Mr. K.K. Luthra , Sr. Advocate was born in April 1925 in Khanewal (West Punjab) now in Pakistan.
In 1941, Mr. K.K. Luthra joined Forman Christian College, a renowned Institution of Lahore, where he obtained his F.Sc. and B.Sc. degrees. Thereafter, he joined Government Law College, Lahore, one of the premier institutions of law at that time. While he was studying law, , his family, which was based in West Punjab (now in Pakistan), had to migrate as refugees to Shimla, by reason of the partition of the country, where he completed his law degree in 1949 from the Government Law College, Punjab.
He was enrolled as a Pleader of the Punjab High Court in 1949 and later as an Advocate in 1954. As he was the only child of his parents who had lost every thing during the partition, his father urged him to leave the practice of law, which was a tough profession in a new part of the country, and to join the civil services instead.
At the insistence of his father he took the civil services examinations, which he cleared while immersed in the practice of law. However, he picked up sufficient number of briefs before the interview round and began to support the family. This convinced his father to let him follow his professional wish to practice as a lawyer .
He started his legal practice at Shimla, and later shifted to Delhi in 1950 where he continued to practice till his demise in 1997. Although he began his career by practicing in the area of civil law, later however he earned a reputation for himself in the field of criminal law. During his career spanning 49 years at the bar from 1949 to 1997, he regularly appeared in various High Courts as well as the Supreme Court of India in a variety of matters. However his name was always heard in the context of criminal law, which was his forte. From the early 1970s he was engaged in almost all prominent criminal cases in Delhi and often had to travel to various High Courts all over India. He was designated as a Senior Advocate of the Delhi High Court in 1984.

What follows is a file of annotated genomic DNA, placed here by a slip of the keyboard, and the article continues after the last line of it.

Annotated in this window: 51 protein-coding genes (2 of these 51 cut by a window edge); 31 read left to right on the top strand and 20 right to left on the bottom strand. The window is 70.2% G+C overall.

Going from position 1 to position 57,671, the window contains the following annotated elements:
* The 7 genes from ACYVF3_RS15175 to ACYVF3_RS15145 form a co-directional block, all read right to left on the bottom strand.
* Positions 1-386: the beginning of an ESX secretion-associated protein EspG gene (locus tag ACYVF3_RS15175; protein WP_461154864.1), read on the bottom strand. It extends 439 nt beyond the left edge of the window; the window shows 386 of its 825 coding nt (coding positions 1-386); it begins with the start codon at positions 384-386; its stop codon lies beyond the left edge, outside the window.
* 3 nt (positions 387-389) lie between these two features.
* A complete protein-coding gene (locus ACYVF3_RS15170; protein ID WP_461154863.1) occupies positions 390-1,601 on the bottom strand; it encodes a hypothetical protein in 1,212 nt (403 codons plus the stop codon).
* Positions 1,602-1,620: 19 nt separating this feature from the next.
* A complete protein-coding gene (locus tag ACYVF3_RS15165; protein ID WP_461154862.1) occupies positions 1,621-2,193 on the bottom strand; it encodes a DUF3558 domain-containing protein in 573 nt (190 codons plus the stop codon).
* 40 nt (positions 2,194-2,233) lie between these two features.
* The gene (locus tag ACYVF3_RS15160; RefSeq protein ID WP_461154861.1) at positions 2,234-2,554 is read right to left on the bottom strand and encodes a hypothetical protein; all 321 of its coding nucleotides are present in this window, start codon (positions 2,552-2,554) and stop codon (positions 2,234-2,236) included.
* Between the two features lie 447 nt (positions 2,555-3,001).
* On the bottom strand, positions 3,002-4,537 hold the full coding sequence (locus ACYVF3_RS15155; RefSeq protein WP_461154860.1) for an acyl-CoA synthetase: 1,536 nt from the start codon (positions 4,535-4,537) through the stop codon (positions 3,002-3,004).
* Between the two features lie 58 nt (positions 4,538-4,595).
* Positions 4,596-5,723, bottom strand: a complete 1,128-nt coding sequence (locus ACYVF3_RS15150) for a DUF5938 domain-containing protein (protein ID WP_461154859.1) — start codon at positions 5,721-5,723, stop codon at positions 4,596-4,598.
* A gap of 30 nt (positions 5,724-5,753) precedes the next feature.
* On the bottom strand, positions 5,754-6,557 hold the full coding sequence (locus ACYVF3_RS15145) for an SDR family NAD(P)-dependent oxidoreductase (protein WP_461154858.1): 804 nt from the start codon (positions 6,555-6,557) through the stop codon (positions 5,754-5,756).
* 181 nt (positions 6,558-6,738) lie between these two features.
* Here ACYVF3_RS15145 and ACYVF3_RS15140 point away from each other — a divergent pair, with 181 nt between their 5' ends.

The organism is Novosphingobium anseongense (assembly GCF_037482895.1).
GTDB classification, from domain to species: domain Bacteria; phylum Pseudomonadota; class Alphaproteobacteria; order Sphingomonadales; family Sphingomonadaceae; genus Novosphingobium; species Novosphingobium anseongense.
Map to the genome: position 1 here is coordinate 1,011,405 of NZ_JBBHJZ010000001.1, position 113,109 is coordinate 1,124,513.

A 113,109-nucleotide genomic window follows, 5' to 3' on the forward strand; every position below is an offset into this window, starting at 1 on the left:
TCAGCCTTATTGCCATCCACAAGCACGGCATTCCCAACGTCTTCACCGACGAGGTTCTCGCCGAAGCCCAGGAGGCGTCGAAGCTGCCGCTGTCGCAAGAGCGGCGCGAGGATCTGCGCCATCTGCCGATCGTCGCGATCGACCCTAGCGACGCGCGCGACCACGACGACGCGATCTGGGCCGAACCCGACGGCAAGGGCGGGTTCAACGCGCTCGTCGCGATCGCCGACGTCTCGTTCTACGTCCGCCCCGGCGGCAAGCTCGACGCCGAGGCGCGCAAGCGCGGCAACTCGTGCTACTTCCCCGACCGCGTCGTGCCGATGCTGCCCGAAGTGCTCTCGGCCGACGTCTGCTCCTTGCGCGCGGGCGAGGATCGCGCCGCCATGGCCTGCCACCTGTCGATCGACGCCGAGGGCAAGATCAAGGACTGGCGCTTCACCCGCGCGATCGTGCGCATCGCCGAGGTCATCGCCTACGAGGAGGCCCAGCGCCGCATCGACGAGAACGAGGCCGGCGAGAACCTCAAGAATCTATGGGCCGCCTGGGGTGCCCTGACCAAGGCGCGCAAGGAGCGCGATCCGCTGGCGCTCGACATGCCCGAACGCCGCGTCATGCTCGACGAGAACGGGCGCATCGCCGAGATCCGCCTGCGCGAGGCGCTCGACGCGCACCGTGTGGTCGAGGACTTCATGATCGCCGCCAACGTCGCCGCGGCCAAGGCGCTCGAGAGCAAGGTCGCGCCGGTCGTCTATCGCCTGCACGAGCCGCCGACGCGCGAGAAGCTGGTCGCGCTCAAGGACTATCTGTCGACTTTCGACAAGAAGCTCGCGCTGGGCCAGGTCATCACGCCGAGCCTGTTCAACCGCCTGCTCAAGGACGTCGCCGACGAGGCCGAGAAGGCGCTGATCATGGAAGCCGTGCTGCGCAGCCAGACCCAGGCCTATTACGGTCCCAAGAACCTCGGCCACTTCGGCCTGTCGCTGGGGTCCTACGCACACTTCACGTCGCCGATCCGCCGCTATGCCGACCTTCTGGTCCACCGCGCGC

During his long innings at the Bar, he was lead defence counsel in numerous important cases like the Baroda Dynamite Case, the L.N. Mishra murder case, Classik Computers Case, St. Kitts Case, the Coomar Narain Espionage Case & in the post-Emergency Shah Commission of Enquiry. During the period of the Emergency (1975-77) he valiantly advised and appeared for various prominent political and social figures who were detained under MISA.
With regard to certain queries that have been raised, this Addendum is issued to the Moot Problem: